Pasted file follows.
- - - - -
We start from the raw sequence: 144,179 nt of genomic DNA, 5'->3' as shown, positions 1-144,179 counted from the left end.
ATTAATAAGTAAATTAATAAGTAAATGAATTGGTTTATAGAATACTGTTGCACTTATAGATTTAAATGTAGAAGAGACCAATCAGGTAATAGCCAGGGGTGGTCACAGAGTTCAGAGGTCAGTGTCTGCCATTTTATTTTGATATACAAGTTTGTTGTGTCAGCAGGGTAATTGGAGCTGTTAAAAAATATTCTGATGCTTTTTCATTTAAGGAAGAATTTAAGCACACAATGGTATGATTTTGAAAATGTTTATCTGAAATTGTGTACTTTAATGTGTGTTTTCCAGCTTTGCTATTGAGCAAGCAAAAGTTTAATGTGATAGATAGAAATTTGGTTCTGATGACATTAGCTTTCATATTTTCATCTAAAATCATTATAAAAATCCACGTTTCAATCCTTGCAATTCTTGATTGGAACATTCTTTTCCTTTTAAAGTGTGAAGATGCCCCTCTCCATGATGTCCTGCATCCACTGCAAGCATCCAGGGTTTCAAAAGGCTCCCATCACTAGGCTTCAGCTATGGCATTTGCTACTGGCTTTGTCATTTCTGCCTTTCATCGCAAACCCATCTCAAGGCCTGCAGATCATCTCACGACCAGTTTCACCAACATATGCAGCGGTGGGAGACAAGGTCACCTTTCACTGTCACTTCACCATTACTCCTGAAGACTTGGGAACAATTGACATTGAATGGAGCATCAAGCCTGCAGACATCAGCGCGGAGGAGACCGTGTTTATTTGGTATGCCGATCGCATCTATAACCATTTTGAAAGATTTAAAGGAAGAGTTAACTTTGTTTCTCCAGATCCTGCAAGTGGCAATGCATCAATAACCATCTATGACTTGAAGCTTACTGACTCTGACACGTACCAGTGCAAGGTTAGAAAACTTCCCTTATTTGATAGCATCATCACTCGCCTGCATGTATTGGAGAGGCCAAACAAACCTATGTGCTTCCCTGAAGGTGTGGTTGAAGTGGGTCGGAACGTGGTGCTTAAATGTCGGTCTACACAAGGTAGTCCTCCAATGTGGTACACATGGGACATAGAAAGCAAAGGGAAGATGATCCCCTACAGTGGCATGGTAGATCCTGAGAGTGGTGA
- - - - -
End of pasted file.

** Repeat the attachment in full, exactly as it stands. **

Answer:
We start from the raw sequence: 144,179 nt of genomic DNA, 5'->3' as shown, positions 1-144,179 counted from the left end.
ATTAATAAGTAAATTAATAAGTAAATGAATTGGTTTATAGAATACTGTTGCACTTATAGATTTAAATGTAGAAGAGACCAATCAGGTAATAGCCAGGGGTGGTCACAGAGTTCAGAGGTCAGTGTCTGCCATTTTATTTTGATATACAAGTTTGTTGTGTCAGCAGGGTAATTGGAGCTGTTAAAAAATATTCTGATGCTTTTTCATTTAAGGAAGAATTTAAGCACACAATGGTATGATTTTGAAAATGTTTATCTGAAATTGTGTACTTTAATGTGTGTTTTCCAGCTTTGCTATTGAGCAAGCAAAAGTTTAATGTGATAGATAGAAATTTGGTTCTGATGACATTAGCTTTCATATTTTCATCTAAAATCATTATAAAAATCCACGTTTCAATCCTTGCAATTCTTGATTGGAACATTCTTTTCCTTTTAAAGTGTGAAGATGCCCCTCTCCATGATGTCCTGCATCCACTGCAAGCATCCAGGGTTTCAAAAGGCTCCCATCACTAGGCTTCAGCTATGGCATTTGCTACTGGCTTTGTCATTTCTGCCTTTCATCGCAAACCCATCTCAAGGCCTGCAGATCATCTCACGACCAGTTTCACCAACATATGCAGCGGTGGGAGACAAGGTCACCTTTCACTGTCACTTCACCATTACTCCTGAAGACTTGGGAACAATTGACATTGAATGGAGCATCAAGCCTGCAGACATCAGCGCGGAGGAGACCGTGTTTATTTGGTATGCCGATCGCATCTATAACCATTTTGAAAGATTTAAAGGAAGAGTTAACTTTGTTTCTCCAGATCCTGCAAGTGGCAATGCATCAATAACCATCTATGACTTGAAGCTTACTGACTCTGACACGTACCAGTGCAAGGTTAGAAAACTTCCCTTATTTGATAGCATCATCACTCGCCTGCATGTATTGGAGAGGCCAAACAAACCTATGTGCTTCCCTGAAGGTGTGGTTGAAGTGGGTCGGAACGTGGTGCTTAAATGTCGGTCTACACAAGGTAGTCCTCCAATGTGGTACACATGGGACATAGAAAGCAAAGGGAAGATGATCCCCTACAGTGGCATGGTAGATCCTGAGAGTGGTGA